By Dan Froomkin
11:47 AM ET, 03/12/2009
I wrote yesterday about Chas Freeman, who was set to oversee the production of national intelligence estimates until coming under attack primarily for having expressed criticism of Israel.
I continue to believe that Freeman would have been perfect for that job, which had nothing to do with policy and everything to do with keeping everyone honest. As an iconoclast, gadfly and consummate asker of questions, he was exactly what the intelligence community – and the nation -- needed in that position to prevent another incident of the kind of “conventional wisdom” gone amuck that took us into a misbegotten war.
The groupthink of Washington’s national-security elite remains, to my mind, a source of great danger to this country.
After burbling mostly under the mainstream media's radar for three weeks, the story burst onto The Washington Post's front page today. Walter Pincus writes: "The withdrawal of a senior intelligence adviser after an online campaign to prevent him from taking office has ignited a debate over whether powerful pro-Israel lobbying interests are exercising outsize influence over who serves in the Obama administration.
"When Charles W. Freeman Jr. stepped away Tuesday from an appointment to chair the National Intelligence Council -- which oversees the production of reports that represent the view of the nation's 16 intelligence agencies -- he decried in an e-mail 'the barrage of libelous distortions of my record [that] would not cease upon my entry into office,' and he was blunt about whom he considers responsible....
"[A]ttention focused on Freeman's work for the Middle East Policy Council, a Washington-based nonprofit organization that is funded in part by Saudi money, and his past critical statements about Israel....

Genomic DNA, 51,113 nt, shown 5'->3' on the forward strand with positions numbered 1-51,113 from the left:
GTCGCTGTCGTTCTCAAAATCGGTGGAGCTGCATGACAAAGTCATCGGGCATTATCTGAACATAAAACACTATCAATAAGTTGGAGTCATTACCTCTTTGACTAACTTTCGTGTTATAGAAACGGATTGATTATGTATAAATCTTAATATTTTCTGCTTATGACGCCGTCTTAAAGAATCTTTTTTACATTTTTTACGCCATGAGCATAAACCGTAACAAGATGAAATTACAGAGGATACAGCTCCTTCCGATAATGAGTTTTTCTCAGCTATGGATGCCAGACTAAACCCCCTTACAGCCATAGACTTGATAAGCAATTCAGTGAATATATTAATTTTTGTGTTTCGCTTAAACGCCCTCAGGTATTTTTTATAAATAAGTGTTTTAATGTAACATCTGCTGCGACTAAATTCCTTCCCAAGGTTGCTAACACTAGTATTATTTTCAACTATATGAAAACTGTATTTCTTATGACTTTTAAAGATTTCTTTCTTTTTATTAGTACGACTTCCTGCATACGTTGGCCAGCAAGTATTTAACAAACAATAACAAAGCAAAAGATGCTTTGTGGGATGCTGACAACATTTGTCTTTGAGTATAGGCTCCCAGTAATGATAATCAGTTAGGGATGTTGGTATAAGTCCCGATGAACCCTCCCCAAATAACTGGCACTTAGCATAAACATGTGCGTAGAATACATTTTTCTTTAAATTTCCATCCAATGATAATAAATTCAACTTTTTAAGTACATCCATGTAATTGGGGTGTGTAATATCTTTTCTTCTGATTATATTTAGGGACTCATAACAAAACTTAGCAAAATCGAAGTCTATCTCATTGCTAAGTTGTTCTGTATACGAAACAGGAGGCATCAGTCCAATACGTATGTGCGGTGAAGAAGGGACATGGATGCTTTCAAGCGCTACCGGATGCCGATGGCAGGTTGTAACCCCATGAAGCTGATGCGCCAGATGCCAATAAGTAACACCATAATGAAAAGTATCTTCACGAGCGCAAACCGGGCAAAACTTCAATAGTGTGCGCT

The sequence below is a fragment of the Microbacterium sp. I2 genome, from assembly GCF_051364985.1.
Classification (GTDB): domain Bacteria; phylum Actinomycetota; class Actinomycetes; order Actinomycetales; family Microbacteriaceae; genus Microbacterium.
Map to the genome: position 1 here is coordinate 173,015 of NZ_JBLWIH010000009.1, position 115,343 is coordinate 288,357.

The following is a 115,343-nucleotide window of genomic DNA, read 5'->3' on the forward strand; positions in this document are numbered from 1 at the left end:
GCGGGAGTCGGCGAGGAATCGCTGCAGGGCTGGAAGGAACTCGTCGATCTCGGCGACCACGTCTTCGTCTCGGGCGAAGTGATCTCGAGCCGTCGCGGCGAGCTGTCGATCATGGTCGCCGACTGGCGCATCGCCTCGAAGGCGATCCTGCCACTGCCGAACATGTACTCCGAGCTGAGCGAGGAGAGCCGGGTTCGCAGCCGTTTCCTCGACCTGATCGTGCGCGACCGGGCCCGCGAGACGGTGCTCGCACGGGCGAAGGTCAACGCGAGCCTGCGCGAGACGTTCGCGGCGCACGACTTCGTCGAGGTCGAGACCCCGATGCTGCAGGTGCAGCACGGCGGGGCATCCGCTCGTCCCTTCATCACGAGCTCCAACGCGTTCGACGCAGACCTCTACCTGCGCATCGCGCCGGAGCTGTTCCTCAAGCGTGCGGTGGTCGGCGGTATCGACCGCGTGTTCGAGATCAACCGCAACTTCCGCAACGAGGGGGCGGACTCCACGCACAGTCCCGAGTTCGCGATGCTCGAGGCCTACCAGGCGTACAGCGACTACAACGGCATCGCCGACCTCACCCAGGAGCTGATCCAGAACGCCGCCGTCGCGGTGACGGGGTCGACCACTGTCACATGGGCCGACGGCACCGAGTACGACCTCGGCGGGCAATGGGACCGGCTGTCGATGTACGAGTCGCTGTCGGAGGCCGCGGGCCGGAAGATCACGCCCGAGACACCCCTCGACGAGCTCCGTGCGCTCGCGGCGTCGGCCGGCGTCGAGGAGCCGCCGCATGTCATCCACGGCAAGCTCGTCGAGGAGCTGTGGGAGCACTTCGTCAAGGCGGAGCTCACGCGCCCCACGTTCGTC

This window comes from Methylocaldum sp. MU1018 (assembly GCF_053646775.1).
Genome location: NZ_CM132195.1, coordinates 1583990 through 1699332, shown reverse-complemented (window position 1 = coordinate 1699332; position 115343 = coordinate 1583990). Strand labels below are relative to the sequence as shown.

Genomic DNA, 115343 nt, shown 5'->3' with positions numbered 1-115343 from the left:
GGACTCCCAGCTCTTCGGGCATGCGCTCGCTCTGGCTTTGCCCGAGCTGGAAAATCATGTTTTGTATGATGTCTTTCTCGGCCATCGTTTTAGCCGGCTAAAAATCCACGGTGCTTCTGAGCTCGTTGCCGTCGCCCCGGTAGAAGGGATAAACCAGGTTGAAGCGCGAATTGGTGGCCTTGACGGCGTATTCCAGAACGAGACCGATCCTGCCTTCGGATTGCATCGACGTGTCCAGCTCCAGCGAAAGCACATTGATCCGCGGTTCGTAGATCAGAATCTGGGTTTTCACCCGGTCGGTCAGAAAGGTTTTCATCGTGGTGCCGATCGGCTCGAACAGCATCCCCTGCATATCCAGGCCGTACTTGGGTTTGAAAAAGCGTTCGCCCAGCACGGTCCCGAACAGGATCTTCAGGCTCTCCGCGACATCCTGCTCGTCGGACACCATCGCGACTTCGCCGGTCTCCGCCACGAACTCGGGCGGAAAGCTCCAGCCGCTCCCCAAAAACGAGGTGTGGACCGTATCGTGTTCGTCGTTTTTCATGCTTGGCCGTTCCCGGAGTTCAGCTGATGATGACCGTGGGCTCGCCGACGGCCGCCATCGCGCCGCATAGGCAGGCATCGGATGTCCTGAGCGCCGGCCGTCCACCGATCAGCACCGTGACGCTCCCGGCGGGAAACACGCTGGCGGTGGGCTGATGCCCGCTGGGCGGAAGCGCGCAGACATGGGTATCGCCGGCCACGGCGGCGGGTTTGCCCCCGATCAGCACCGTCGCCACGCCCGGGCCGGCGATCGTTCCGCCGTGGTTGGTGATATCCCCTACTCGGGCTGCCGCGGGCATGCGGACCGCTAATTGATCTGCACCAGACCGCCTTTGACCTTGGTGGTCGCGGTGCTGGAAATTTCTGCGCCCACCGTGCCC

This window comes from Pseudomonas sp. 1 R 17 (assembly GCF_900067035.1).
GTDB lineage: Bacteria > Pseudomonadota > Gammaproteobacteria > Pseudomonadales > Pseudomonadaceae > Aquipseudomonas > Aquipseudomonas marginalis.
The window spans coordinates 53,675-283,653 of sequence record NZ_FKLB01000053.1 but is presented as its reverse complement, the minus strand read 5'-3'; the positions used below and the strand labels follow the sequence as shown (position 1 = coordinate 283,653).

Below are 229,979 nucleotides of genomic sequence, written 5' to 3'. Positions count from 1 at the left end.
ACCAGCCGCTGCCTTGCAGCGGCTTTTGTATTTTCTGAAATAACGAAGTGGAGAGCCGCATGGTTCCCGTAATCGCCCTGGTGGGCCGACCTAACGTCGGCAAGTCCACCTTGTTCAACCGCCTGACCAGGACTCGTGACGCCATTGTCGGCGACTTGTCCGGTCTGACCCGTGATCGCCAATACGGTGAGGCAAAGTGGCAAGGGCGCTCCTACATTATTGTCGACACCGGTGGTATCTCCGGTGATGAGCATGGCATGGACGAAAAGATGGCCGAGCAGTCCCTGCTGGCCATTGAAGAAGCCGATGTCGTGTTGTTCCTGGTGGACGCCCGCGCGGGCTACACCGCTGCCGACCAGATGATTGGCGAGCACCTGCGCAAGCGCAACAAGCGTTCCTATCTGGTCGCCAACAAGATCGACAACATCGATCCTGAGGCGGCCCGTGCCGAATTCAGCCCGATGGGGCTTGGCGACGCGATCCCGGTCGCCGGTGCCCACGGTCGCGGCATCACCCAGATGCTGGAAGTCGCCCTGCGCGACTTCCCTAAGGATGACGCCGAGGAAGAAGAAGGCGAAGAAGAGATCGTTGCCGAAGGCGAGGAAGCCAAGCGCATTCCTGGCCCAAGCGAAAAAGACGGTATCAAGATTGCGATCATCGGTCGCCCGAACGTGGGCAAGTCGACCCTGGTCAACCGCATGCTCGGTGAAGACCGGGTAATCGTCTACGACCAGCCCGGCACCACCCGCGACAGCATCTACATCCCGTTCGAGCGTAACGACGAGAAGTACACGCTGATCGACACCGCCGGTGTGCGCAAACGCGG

"Only a few Jewish organizations came out publicly against Freeman's appointment, but a handful of pro-Israeli bloggers and employees of other organizations worked behind the scenes to raise concerns with members of Congress, their staffs and the media."
Mark Mazzetti and Helene Cooper write in the New York Times that national intelligence director Dennis C. Blair's decision to hire Freeman "surprised some in the White House who worried that the selection could be controversial and an unnecessary distraction, according to administration officials."
And they write: "Because President Obama himself has been viewed with suspicion among many pro-Israel groups, the attacks on Mr. Freeman had the potential to touch a nerve."
Freeman explained his decision to NPR's Robert Siegel last night: "When it became apparent that anything I was associated with would be subject to fairly unscrupulous attack and criticism, I decided that in fact it was best for country, for me, to withdraw."
The Washington Post editorial board writes that its initial suspicions about Freeman were more than validated by his parting e-mail, "in which he described himself as the victim of a shadowy and sinister 'Lobby' whose 'tactics plumb the depths of dishonor and indecency' and which is 'intent on enforcing adherence to the policies of a foreign government.' Yes, Mr. Freeman was referring to Americans who support Israel -- and his statement was a grotesque libel....